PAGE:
What are some signs he wants to say 'I love you'? He might get there on his own time.
Experts Weigh In On How Long It Takes Most Couples To Say “I Love You”

There is no perfect timeline.

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Maybe it’s corny, but one of the sweetest, most exciting relationship milestones is the first "I love you." By the time you finally say it, you've probably been feeling it for a while but have been holding back and waiting for one of you to break down and confess. And if you’re dating someone who hasn't dropped the L-bomb yet, you might be wondering something along the lines of, “How long does it take for a man to say ‘I love you’?” or “When can I expect my girlfriend to finally say those three words to me?”

Has a "normal" amount of time passed? Should you be worried if your partner hasn't said “I love you” yet? So many qualms! Luckily, all of those doubts go away when the moment finally happens. Not only is it romantic, but it comes with a huge wave of relief when you can finally let go of all that pent-up emotional energy.

Like all matters of the heart, the timing is complicated. Every person is different, with different views on how to display love as well as comfort levels with expressing emotion. There isn't an exact number of days until your partner should drop the L-bomb, but there are some general windows of time when most people feel comfortable saying it — and actually meaning it (because a half-hearted “I love you” doesn’t feel great to hear).

To help clarify this, Elite Daily reached out to experts for insight on signs she or he wants to say “I love you” and what it means when this happens too early or too late.

When The Timing Is Right

No two relationships are identical, so each milestone, including saying “I love you,” is going to come in its own time. For it to be sincere, as dating coach John Keegan of The Awakened Lifestyle says, “It has to arrive naturally!” No matter how impatient you're feeling (especially when you're very sure of your own feelings), you have to give your partner time to get there. Keegan says the way to do that is by taking the time to get to know each other fully and both knowing what the other wants.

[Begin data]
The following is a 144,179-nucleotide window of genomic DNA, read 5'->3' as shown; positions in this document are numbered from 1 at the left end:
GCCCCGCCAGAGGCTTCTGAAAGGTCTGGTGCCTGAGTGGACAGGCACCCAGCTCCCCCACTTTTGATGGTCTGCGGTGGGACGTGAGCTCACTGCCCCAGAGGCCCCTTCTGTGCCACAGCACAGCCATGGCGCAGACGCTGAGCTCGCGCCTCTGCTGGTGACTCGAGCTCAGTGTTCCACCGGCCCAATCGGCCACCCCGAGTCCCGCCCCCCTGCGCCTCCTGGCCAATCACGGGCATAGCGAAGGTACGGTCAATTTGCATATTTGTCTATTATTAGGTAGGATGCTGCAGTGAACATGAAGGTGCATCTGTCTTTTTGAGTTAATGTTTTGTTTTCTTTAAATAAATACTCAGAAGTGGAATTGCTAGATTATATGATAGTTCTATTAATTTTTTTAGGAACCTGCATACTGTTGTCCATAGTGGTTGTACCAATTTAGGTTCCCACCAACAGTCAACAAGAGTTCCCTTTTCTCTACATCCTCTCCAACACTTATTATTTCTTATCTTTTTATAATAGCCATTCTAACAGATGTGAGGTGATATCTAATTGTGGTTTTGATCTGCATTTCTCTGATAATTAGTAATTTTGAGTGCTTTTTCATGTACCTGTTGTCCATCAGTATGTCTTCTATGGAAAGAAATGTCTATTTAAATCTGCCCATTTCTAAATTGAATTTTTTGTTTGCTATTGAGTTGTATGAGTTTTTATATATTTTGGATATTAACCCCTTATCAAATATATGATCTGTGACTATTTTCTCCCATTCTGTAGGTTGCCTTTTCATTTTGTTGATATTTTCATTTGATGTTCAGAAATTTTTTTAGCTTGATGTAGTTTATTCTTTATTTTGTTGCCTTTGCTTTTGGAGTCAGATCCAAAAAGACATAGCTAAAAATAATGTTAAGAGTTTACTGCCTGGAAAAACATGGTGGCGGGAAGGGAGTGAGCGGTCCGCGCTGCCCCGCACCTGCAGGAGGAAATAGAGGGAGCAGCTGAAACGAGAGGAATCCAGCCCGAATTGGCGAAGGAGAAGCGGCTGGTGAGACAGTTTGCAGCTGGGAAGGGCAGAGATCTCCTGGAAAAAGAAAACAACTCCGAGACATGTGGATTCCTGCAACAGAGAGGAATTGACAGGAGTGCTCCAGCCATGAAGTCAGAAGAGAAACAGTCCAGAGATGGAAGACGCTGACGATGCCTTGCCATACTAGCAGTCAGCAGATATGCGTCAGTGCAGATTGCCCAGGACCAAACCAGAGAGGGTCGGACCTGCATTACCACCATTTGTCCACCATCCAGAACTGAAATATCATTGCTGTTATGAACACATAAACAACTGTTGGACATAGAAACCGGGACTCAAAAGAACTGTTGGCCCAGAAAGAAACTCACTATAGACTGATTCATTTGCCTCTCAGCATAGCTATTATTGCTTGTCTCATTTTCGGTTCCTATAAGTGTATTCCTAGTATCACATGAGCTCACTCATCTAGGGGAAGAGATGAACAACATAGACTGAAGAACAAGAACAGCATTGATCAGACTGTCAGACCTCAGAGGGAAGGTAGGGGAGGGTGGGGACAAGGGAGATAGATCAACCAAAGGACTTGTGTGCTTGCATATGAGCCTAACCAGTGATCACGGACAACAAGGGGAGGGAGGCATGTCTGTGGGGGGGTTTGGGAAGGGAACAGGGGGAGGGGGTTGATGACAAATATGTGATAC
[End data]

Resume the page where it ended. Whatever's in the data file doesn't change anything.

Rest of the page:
“The man should be disciplined in his love and his timing of saying 'I love you,'" Keegan tells Elite Daily. "He should say it only after he knows that he wants a deeper relationship with you.” You want your partner to feel their love sincerely before expressing it out loud.

But how long does something like that usually take? Alessandra Conti, celebrity matchmaker at Matchmakers In The City, says it all depends on how much time you spend together. “Some couples go on a first date and are inseparable, going on multiple dates per week, while other couples do weekend dates or one/two dates a week for the first few months,” Conti tells Elite Daily.

But ultimately it depends on how comfortable they are with expressing their feelings — and this goes for anyone, regardless of gender identity. “Every man is different when it comes to those three little words," Conti says. "Some men have never told a woman that they loved her, while others have told all of their exes and flings that they are in love. It all depends on the man and his comfort level with opening up with his feelings."

While there is no exact "right" amount of time, Damona Hoffman, the host of The Dates & Mates Podcast, does say there is a typical window for when men and women sincerely say "I love you."

“Each relationship is different, but I would say the average is between three to six months," Hoffman tells Elite Daily. "My husband waited nine months to say it when we were dating, and it was torture!”

Even though it’s insightful to hear other peoples’ anecdotes and best practices when it comes to dropping the L-word, ultimately, your relationship is not doomed if it doesn't follow an exact timeline. No one relationship is the same.

If Your Partner Says It Right Away, That’s A Red Flag

While you may be feeling eager to hear your partner confess their love, if it happens too soon, you should be wary. "If you've only known each other a couple weeks when he says 'I love you,' he couldn't really love you because he still doesn't truly know you yet," warns Hoffman.